By Sami Zaptia.
London, 16 June 2021:
Turkey’s exports to Libya reached US$ 983 million (TL 8.41 billion) between January and May this year – an increase of 67 percent – and 138 percent for May alone.
New stability in Libya
The trade figure reflects the new period of stability and peace in Libya since the effective ceasefire of June 2020 and the official ceasefire agreement of October of the same year. The ceasefire meant Libya’s main eastern oilfields were able to resume production – up to the current rate of 1.1 to 1.2 million barrels per day.
The increased trade also reflects the swearing in in February of the new unified Libyan government under Abd Alhamid Albabaiba – the first unified government in Libya since the country’s political split in 2014.
Better Libyan-Turkish relations
But the increased trade may also reflect the improved military, political, diplomatic and economic relations between the two countries – including the signing of the controversial maritime jurisdiction agreement in November 2019.
Exports could triple if budget approved
Murtaza Karanfil, head of Turkey’s Foreign Economic Relations Board’s (DEIK) Turkey-Libya Business Council, told Turkish Anadolu Agency (AA) that the Council expects the export figure to surpass US$ 3 billion by the end of the year – especially if the Libyan parliament approves the unified Libyan government’s draft 2021 budget.
Libya’s motorway project to Africa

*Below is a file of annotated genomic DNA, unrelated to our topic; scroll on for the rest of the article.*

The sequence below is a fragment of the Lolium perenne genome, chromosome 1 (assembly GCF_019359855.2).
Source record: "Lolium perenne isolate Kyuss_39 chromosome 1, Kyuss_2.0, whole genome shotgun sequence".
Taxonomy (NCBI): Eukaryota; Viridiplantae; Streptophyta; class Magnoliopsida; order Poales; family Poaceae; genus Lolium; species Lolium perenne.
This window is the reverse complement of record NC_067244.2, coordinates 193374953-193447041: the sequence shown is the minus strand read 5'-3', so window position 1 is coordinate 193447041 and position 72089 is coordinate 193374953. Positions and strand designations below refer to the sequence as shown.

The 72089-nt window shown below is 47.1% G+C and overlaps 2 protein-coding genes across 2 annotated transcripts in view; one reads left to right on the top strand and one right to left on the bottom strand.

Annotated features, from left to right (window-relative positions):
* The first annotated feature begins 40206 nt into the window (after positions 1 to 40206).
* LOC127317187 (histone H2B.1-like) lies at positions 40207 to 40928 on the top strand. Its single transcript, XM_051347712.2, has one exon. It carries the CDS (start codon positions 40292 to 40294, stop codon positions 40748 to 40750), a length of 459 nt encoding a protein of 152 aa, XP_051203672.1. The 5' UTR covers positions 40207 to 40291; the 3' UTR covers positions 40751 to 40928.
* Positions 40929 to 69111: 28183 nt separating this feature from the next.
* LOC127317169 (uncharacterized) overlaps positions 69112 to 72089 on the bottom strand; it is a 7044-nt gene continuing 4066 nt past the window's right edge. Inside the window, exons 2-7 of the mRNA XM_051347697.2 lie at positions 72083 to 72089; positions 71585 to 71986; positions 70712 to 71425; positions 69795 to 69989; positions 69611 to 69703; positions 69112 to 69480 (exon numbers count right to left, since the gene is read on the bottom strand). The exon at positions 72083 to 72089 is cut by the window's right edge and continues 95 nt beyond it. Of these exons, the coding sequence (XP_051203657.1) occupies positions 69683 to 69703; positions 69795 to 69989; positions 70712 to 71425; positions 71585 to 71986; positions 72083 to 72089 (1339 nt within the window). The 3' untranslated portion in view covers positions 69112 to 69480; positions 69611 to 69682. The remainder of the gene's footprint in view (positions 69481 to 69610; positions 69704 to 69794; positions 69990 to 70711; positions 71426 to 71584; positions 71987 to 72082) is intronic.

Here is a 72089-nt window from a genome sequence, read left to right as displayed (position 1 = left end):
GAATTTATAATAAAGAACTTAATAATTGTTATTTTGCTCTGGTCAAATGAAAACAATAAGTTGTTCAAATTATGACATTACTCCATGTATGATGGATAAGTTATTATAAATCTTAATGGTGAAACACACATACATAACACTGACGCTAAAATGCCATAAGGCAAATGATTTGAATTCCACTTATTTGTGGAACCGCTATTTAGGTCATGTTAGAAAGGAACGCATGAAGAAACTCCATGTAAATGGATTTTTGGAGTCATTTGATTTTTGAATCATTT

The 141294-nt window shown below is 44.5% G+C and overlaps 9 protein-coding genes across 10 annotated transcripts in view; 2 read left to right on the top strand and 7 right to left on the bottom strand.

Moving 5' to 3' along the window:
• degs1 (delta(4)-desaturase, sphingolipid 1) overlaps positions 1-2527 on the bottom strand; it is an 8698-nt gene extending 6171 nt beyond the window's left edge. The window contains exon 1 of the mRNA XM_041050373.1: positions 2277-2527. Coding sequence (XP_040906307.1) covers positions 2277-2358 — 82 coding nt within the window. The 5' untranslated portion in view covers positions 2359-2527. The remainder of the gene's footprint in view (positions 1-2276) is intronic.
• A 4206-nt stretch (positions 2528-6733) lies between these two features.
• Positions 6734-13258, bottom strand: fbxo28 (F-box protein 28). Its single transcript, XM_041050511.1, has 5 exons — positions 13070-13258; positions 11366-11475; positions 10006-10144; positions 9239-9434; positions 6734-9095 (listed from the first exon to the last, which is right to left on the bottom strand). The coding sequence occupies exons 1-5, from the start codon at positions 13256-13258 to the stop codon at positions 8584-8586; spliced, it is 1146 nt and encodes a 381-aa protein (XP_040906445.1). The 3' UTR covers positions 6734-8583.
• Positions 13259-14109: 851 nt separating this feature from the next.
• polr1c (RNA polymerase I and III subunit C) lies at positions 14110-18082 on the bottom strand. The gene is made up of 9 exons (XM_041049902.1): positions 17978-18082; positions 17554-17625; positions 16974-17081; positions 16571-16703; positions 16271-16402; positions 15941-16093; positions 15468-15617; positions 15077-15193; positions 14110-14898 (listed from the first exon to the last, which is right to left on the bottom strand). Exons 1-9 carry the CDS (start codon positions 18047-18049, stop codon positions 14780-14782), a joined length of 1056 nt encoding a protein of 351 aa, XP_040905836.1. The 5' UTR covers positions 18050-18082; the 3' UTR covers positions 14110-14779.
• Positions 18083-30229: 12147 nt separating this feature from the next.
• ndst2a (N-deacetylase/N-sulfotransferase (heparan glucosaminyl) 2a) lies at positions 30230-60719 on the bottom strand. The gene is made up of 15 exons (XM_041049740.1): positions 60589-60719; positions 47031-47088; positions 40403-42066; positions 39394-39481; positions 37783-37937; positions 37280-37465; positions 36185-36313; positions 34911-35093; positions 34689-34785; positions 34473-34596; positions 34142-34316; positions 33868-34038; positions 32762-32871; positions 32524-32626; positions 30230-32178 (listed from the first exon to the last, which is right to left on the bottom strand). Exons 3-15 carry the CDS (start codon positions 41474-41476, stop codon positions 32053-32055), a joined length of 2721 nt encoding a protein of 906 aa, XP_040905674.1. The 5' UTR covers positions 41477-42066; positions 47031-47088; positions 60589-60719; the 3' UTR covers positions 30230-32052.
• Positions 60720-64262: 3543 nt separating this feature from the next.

Moreover, Karanfil said that if the Libyan motorway project south into Central Africa is completed, “Libya may become one of the most key countries in Africa in terms of supply chains.” This would also have a further positive impact on Turkey’s exports, he said.
Turkish exports to Libya sustainable
Karanfil said that exports to Libya are sustainable with hazelnuts and their products, jewellery, fresh fruits and vegetables, dried fruits and products, textiles and raw materials and mining products seeing the most increase in exports to Libya.
He said that Turkish investors’ interest in Libya continues. “The mobilization of the economy and the acceleration of stability continue simultaneously in Libya. We can see this in our five-month export figures. Libya is a country that needs investment in every sense.’’
Karanfil reiterated that Turkey’s planned logistics base in Misrata will make a significant contribution to the foreign trade volume between the two countries.
With this planned base, Karanfil said, “Libya can become a country where 100 million people can live in economic prosperity in North Africa.”